I’m glad we celebrated Candlemas last week, but it’s too bad that it preempted the usual gospel reading for the day, which would have been the Beatitudes, the opening passage in Jesus’ Sermon on the Mount. I’d like to suggest to you that the Sermon on the Mount could be called ‘Lessons in the School of Jesus’. Most people who enroll in the School of Jesus do so because of a sense of need in their own lives; we’re coming to Jesus for help for ourselves. That’s fine as a place to start, but we’ll soon discover that the School of Jesus doesn’t just exist for my personal benefit; it exists to change the world. This is very clear as we read through the Sermon on the Mount. Jesus starts in the Beatitudes by telling us we’re welcome in the Kingdom of God whether we’re saints or sinners, beginners or long-time Christians. But he then goes on immediately to remind us that the purpose of the School of Jesus is to produce disciples—people who can make a difference in the world by being like salt and light. That’s what today’s gospel is about.
“You are the salt of the earth”, says Jesus in verse 13. The word ‘You’ is a plural; he’s addressing his followers as a community, not just individuals. We, as a community, are to act on the world like salt acts on food.Salt was mainly used in the ancient world to prevent meat from going bad. The purpose of the salt was to influence the meat, not the other way around! So Jesus calls us, his disciples, to have a positive influence on the world around us, and we can’t do that if we’re no different from the world. If we’re going to be useful to the world, we need to be different, to live by different values, to follow a different Master.
In this passage Jesus explicitly warns us about losing our distinctive flavour. Modern table salt actually can’t lose its flavour, but in the ancient world the salt wasn’t pure. It was picked up from the shores of the Dead Sea, and many other impurities were picked up with it, impurities that looked just like salt but actually weren’t. The pure salt was water soluble, so it wouldn’t be uncommon for all the saltiness to be washed away and only the impurities be left. So Jesus warns his disciples: there will be a lot of pressure for you to ‘wash away’ your distinctiveness and blend in with the world around you. He’s warning us not to give in to that temptation, because if we do, we kiss goodbye to any opportunity to make a real difference for God in the world.
And we are to be visibly different; that’s the point of the second illustration. “You are the light of the world. A city built on a hill cannot be hid. No one after lighting a lamp puts it under the bushel basket, but on the lampstand, and it gives light to all in the house. In the same way, let your light shine before others, so that they may see your good works and give glory to your Father in heaven” (vv.14-16).
It’s interesting that in John’s gospel Jesus says, “I am the light of the world”, but here in Matthew he says to us, his followers, “You are the light of the world”. Darkness in the Bible stands for evil, sin, and ignorance, and Jesus is bringing light into the world – truth, goodness, and holiness. He calls his disciples to be like him, so that they also may spread his light wherever they may go. And the question for us as a church community is surely this: does our life together as followers of Jesus remind people of our Master? Do they see his light in us?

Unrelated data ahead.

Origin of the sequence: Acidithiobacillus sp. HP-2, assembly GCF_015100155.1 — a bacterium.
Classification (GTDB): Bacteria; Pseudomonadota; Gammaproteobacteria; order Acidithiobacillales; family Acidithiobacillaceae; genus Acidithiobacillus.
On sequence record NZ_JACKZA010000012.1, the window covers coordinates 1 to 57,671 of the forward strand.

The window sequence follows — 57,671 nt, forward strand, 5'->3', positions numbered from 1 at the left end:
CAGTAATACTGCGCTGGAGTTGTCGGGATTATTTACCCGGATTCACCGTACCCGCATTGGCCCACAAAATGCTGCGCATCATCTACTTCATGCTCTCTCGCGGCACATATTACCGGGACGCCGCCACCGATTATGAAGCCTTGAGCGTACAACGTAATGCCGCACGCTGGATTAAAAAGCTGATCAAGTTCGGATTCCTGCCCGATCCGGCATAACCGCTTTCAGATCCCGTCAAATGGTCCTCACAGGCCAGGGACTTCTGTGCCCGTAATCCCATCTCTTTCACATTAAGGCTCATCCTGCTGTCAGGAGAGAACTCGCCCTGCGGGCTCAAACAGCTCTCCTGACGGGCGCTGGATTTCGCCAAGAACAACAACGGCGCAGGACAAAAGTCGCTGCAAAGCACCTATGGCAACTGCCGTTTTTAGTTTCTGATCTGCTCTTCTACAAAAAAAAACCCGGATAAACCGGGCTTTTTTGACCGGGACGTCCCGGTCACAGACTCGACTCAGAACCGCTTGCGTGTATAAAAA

I think we sometimes have a tendency to assume that they don’t. Many of us have a perfectionistic streak in us, and all we can see is how far we fall short, without giving ourselves room to be thankful for the good things that arehappening. I need to take some responsibility for this, too; Marci sometimes reminds me that I’m the resident Eeyore in our family! But then I remember some years ago when a member of our congregation brought me a cheque for $300. She told me a friend had given it to her to pass on to our church. Her friend wasn’t a member of St. Margaret’s, but she’d heard on the grape vine that we were a church that knew how to be a blessing to the poor and needy. Not a bad reputation to have!
But of course, there always is room for improvement, and so as a community we need to be constantly listening to the teaching of Jesus in the gospels and asking ourselves “How would that change the life of our community? If we actually did what he tells us here, how would we be different?” And then, of course, we need to actually make the necessary changes. That’s what it means to be a Christian church, a community of disciples of Jesus.
But in order for this to happen – in order for us to truly be salt and light and to have a positive influence on the world around us – there needs to be genuine transformation in our own lives, and it can’t just be superficial; it has to go deep. This is what Jesus goes on to address in verses 17-20, where he says,
“Do not think that I have come to abolish the law or the prophets; I have come not to abolish but to fulfil. For truly I tell you, until heaven and earth pass away, not one letter, not one stroke of a letter, will pass from the law until all is accomplished. Therefore, whoever breaks one of the least of these commandments, and teaches others to do the same, will be called least in the kingdom of heaven; but whoever does them and teaches them will be called great in the kingdom of heaven. For I tell you, unless your righteousness exceeds that of the scribes and Pharisees, you will never enter the kingdom of heaven”.
As it stands, there’s an obvious difficulty with this teaching: it doesn’t line up with the practice of Jesus. Jesus actually sat rather lightly to some of the commandments. For instance, he allowed his disciples to harvest grain on the Sabbath. He healed the sick on the Sabbath. He said it was no longer necessary to keep kosher, because it wasn’t unclean food entering the body that made a person impure, but evil actions coming from within. He wasn’t always scrupulous in observing every little detail of the law himself. So how are we to understand this passage?